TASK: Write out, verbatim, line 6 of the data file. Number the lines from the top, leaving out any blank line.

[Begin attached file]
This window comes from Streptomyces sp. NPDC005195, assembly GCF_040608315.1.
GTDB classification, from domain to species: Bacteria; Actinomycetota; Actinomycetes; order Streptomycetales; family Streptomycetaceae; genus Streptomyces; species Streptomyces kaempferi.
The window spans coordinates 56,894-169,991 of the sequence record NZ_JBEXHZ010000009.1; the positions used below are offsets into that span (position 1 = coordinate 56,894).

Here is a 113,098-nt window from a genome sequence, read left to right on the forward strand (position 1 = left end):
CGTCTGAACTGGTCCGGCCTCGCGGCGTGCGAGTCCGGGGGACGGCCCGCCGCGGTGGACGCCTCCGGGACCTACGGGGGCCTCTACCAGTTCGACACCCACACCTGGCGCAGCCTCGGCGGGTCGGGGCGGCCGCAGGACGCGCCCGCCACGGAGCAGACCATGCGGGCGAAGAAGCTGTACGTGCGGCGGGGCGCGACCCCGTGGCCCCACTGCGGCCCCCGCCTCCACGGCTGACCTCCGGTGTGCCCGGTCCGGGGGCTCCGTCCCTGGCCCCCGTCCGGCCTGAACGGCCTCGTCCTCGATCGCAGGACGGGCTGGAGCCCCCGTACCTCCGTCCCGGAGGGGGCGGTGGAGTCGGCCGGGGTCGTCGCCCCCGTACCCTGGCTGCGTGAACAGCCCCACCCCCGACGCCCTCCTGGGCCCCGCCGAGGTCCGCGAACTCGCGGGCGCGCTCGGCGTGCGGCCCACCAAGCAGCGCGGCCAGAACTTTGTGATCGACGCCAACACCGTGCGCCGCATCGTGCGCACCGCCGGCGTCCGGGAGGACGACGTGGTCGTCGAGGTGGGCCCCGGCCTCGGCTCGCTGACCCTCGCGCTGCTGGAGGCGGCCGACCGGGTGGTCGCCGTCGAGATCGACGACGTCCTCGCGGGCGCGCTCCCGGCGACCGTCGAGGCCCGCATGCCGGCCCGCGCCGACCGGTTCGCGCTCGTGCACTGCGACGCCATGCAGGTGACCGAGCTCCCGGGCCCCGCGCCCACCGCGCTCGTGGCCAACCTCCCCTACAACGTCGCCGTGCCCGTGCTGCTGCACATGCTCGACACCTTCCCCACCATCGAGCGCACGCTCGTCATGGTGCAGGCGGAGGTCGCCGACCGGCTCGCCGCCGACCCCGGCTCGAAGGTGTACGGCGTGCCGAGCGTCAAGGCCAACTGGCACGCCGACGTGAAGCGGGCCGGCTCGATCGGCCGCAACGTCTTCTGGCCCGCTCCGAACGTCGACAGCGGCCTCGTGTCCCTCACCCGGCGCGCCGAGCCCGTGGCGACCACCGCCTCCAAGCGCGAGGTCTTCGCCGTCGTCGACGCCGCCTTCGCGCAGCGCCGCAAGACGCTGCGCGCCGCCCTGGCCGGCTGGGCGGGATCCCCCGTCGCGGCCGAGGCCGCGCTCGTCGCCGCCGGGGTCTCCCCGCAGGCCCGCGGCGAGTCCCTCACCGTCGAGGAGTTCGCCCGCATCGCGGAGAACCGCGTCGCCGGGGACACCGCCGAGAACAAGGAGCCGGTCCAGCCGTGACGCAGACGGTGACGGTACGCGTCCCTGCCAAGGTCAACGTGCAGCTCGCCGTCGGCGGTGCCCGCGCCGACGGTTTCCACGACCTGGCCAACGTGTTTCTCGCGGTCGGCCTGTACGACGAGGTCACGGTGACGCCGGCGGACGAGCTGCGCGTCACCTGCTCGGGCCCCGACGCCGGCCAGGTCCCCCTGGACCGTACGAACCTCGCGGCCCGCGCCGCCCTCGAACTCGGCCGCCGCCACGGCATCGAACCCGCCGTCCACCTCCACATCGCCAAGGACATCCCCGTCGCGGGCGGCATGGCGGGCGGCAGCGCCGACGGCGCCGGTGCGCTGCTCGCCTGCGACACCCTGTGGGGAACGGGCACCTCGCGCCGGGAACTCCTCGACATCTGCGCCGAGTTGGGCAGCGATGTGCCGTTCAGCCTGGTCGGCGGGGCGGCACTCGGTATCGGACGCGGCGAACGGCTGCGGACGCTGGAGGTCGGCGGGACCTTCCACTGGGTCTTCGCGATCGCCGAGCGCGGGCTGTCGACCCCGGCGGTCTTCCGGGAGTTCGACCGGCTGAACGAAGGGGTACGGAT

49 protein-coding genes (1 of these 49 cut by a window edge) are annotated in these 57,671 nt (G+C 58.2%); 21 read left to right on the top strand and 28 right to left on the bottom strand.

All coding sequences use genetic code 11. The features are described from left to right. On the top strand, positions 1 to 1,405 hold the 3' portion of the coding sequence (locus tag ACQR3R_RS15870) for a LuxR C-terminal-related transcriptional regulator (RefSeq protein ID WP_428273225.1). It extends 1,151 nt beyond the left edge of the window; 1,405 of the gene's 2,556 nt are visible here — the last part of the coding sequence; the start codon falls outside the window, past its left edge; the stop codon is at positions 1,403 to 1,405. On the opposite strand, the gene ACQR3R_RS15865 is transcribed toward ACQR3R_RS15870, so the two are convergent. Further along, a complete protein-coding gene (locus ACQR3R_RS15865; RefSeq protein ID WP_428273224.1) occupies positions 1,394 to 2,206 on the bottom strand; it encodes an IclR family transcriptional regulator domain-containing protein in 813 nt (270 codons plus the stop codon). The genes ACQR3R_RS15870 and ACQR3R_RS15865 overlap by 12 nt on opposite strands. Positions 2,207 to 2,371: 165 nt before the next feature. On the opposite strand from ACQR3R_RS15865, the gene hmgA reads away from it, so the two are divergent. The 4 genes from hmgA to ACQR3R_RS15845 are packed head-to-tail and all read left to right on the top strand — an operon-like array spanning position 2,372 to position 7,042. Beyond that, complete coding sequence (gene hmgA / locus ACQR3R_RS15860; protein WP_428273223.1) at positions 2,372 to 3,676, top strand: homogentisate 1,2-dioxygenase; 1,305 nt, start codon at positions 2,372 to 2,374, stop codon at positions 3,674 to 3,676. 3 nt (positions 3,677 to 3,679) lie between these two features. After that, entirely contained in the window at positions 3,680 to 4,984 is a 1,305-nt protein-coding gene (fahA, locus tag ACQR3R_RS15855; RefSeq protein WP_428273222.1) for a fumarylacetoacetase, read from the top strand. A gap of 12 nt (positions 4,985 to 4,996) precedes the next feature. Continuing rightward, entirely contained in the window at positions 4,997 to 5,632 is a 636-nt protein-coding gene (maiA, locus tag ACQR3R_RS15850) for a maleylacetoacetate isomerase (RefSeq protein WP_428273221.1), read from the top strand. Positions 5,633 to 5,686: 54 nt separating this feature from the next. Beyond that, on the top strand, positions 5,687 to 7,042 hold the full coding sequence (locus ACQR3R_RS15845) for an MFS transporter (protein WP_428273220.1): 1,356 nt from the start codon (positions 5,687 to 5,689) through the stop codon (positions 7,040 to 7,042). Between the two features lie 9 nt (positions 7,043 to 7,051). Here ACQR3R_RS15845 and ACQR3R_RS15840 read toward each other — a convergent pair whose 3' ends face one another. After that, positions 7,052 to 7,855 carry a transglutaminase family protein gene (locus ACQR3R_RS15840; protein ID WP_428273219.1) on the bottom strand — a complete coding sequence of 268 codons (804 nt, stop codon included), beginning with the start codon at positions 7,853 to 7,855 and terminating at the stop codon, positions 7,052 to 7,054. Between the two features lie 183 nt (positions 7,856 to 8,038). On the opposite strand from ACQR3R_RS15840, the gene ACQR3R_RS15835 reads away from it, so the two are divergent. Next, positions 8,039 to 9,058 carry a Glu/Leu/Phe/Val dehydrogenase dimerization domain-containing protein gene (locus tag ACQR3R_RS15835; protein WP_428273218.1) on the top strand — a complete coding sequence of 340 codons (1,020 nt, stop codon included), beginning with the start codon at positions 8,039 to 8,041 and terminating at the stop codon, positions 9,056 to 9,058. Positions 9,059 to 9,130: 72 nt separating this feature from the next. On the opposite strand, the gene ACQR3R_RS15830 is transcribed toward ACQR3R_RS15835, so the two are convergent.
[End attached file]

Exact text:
49 protein-coding genes (1 of these 49 cut by a window edge) are annotated in these 57,671 nt (G+C 58.2%); 21 read left to right on the top strand and 28 right to left on the bottom strand.